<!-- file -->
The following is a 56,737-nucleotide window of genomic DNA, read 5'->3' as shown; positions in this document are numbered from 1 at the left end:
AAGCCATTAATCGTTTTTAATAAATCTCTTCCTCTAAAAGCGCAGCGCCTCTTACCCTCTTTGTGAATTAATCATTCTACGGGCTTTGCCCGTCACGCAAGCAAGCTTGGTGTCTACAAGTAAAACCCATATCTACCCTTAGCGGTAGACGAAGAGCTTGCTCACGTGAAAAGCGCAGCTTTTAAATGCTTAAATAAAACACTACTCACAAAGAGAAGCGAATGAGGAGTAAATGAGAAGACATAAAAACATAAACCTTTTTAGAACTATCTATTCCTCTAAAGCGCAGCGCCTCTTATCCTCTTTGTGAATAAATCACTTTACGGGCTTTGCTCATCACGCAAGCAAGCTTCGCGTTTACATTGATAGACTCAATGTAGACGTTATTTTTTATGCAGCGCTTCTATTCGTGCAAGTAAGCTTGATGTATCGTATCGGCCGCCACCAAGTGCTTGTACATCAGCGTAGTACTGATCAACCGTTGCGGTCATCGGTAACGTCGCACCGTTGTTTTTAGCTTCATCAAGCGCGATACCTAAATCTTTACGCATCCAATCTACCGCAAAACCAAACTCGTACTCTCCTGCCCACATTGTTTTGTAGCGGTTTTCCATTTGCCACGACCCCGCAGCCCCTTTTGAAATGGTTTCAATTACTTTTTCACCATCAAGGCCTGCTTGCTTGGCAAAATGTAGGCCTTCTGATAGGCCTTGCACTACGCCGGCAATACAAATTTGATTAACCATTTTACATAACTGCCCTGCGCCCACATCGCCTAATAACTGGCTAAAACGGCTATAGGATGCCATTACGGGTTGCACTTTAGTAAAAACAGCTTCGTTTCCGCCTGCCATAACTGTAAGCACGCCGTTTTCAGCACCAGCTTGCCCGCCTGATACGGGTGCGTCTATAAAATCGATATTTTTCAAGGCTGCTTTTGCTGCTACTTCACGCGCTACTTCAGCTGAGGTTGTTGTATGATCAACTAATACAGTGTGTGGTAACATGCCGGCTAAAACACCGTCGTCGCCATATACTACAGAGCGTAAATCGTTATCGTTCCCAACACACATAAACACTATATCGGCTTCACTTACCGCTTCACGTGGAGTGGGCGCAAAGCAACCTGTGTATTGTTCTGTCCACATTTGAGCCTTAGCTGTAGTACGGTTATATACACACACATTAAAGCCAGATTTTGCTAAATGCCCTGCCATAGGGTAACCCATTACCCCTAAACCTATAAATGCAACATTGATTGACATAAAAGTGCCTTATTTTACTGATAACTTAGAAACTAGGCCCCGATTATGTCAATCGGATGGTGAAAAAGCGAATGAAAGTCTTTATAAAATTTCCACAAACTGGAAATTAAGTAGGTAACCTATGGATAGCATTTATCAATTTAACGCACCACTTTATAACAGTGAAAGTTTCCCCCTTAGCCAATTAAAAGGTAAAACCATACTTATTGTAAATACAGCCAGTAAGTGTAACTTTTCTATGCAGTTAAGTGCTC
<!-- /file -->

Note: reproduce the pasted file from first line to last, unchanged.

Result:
The following is a 56,737-nucleotide window of genomic DNA, read 5'->3' as shown; positions in this document are numbered from 1 at the left end:
AAGCCATTAATCGTTTTTAATAAATCTCTTCCTCTAAAAGCGCAGCGCCTCTTACCCTCTTTGTGAATTAATCATTCTACGGGCTTTGCCCGTCACGCAAGCAAGCTTGGTGTCTACAAGTAAAACCCATATCTACCCTTAGCGGTAGACGAAGAGCTTGCTCACGTGAAAAGCGCAGCTTTTAAATGCTTAAATAAAACACTACTCACAAAGAGAAGCGAATGAGGAGTAAATGAGAAGACATAAAAACATAAACCTTTTTAGAACTATCTATTCCTCTAAAGCGCAGCGCCTCTTATCCTCTTTGTGAATAAATCACTTTACGGGCTTTGCTCATCACGCAAGCAAGCTTCGCGTTTACATTGATAGACTCAATGTAGACGTTATTTTTTATGCAGCGCTTCTATTCGTGCAAGTAAGCTTGATGTATCGTATCGGCCGCCACCAAGTGCTTGTACATCAGCGTAGTACTGATCAACCGTTGCGGTCATCGGTAACGTCGCACCGTTGTTTTTAGCTTCATCAAGCGCGATACCTAAATCTTTACGCATCCAATCTACCGCAAAACCAAACTCGTACTCTCCTGCCCACATTGTTTTGTAGCGGTTTTCCATTTGCCACGACCCCGCAGCCCCTTTTGAAATGGTTTCAATTACTTTTTCACCATCAAGGCCTGCTTGCTTGGCAAAATGTAGGCCTTCTGATAGGCCTTGCACTACGCCGGCAATACAAATTTGATTAACCATTTTACATAACTGCCCTGCGCCCACATCGCCTAATAACTGGCTAAAACGGCTATAGGATGCCATTACGGGTTGCACTTTAGTAAAAACAGCTTCGTTTCCGCCTGCCATAACTGTAAGCACGCCGTTTTCAGCACCAGCTTGCCCGCCTGATACGGGTGCGTCTATAAAATCGATATTTTTCAAGGCTGCTTTTGCTGCTACTTCACGCGCTACTTCAGCTGAGGTTGTTGTATGATCAACTAATACAGTGTGTGGTAACATGCCGGCTAAAACACCGTCGTCGCCATATACTACAGAGCGTAAATCGTTATCGTTCCCAACACACATAAACACTATATCGGCTTCACTTACCGCTTCACGTGGAGTGGGCGCAAAGCAACCTGTGTATTGTTCTGTCCACATTTGAGCCTTAGCTGTAGTACGGTTATATACACACACATTAAAGCCAGATTTTGCTAAATGCCCTGCCATAGGGTAACCCATTACCCCTAAACCTATAAATGCAACATTGATTGACATAAAAGTGCCTTATTTTACTGATAACTTAGAAACTAGGCCCCGATTATGTCAATCGGATGGTGAAAAAGCGAATGAAAGTCTTTATAAAATTTCCACAAACTGGAAATTAAGTAGGTAACCTATGGATAGCATTTATCAATTTAACGCACCACTTTATAACAGTGAAAGTTTCCCCCTTAGCCAATTAAAAGGTAAAACCATACTTATTGTAAATACAGCCAGTAAGTGTAACTTTTCTATGCAGTTAAGTGCTC